Documentation Photography, Part 1: The Image Capture Process

A pair of black leather high top athletic shoes, c. 1920s, photographed in three ways to capture all of their characteristics.

In my last blog installment, I announced the 2022 Digital Photography Project that is run with the assistance of the Government of Canada’s Young Canada Works in Heritage Organizations employment program. Since that blog was posted, we have been busy capturing images of artefacts in the collection. In this blog and upcoming blogs, I will go over some of the details involved in taking the actual picture, processing the image files, and getting the images saved safely to the right place.

The preparation to photograph starts with selecting the artefacts in the storage area. Having been trained in the principles of safe artefact handling, the project team’s artefact handler Catharine Solomon gathers a trolley. She has selected objects that are going into the new exhibition All Dolled Up: Fashioning Cultural Expectations. A few of the items in that exhibition haven’t yet been photographed, and this needs to be done before they are installed as we will need documentation photos for reference while the exhibition is up. So Catharine pulls the catalogue datasheets for the objects flagged for photography (note the orange tags), and collects the artefacts from the storage area, placing them on the trolley. The photography room is just down the hall, and there she has a workspace set up with space to prepare the artefacts. Preparing the artefact most often requires the removal of storage mounts.

With the artefact prepared for photography, she places it on the shooting surface, centering it because the shooting surface and seamless backdrop are quite narrow at only 6 feet wide. Now the image capture begins!

Using a digital single lens reflex (DSLR) camera -- a Canon EOS 5D Mark IV – we capture the images in RAW format, saving each shot to the memory card and to the computer workstation, to which the camera is tethered. Shooting on the Manual setting, and using the 50mm range on the zoom lens, we shoot for maximum depth-of-field keeping the f-stop at f22. The Canon camera has complementary software that allows for remote shooting, so we never have to touch the camera and risk ‘shake’ of the image. The camera also allows for Live View shooting that gives a preview of what the camera is seeing. This large preview displays on the computer workstation. This feature gives the three of us the ability to see what is being captured while we remain a safe 2-metres apart for COVID-19 safety.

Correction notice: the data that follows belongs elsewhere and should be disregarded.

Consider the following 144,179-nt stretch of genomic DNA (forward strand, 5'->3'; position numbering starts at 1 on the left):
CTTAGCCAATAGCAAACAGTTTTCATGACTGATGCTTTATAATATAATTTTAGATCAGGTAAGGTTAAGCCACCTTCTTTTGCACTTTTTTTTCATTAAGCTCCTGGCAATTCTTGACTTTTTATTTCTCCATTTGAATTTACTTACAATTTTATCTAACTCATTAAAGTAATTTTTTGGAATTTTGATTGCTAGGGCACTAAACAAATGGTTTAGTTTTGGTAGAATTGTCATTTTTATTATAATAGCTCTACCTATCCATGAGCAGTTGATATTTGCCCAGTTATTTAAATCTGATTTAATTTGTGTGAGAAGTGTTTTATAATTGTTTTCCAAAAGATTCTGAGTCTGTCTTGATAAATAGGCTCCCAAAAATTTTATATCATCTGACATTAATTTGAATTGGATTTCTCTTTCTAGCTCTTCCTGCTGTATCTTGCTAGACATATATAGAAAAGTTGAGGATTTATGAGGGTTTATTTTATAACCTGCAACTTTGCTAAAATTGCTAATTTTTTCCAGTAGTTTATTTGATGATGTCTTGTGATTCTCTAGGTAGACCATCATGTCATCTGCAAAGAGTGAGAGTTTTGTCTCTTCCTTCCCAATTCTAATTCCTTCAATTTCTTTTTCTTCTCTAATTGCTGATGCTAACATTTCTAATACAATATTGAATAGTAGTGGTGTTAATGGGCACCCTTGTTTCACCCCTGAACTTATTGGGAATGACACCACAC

The remote shooting program open on the left screen, and the Live View shooting program in operation on the right screen.

Our lighting setup is simple. We have four 18” lamp heads on tripod stands. Each lamp has a nylon diffuser on its face. The lamps are fitted with cool compact bulbs, a necessity in our very small, not-well ventilated photography room. We arrange the lighting so that two lamps illuminate the backdrop and two lamps illuminate the artefact.

As Christine Spenuk, project photographer, checks for lighting, exposure, focus and composition issues, she captures a few test shots of the artefact. Getting all of the settings perfect for each shot takes time and attention. Both Catharine and Christine check for the quality of the image and even lighting. They keep a logbook of the artefacts they have shot that includes a list of the shots per artefact, the composition of each shot, and the file name of the best shot. This logbook will help with the later steps in processing. The catalogue datasheet that stays with the artefact is also updated with a penciled notation of the date it was photographed.

The final step is to check the composition to see if the shot is showing the most important characteristics of the artefact. Depending on the artefact, curators and researchers may want to see a specific aspect of the shoe emphasized in the shot, perhaps the heel, the closure mechanism, the toe shape, the silhouette or the vamp. Finding a composition and shooting angle that best represents the shoe in an overall shot is sometimes very challenging. This is where creativity comes into play.

After capturing the overall shot, we take at least two additional shots: a profile and a sole shot. So often the sole of the shoe is not seen, and the sole can give a good deal of information, so this in an important shot. If there are finer details on the shoe that should be captured, we will do additional shots. For very close detail shots, we change the lens on the camera to a 100mm macro lens and shoot with an f-stop of f/32, for the best depth-of-field.

After all of the angles have been shot, the artefact is ready to be prepped to go back into storage. The storage mounts that were initially removed are put back into place, and the artefact is placed on the trolley for the short trip back to the storage room.

In the next blog, I will talk about the image file processing that comes next in the process.

This project has been made possible in part by the Government of Canada’s Young Canada Works in Heritage Organizations employment program.

Suzanne Petersen, Collections Manager

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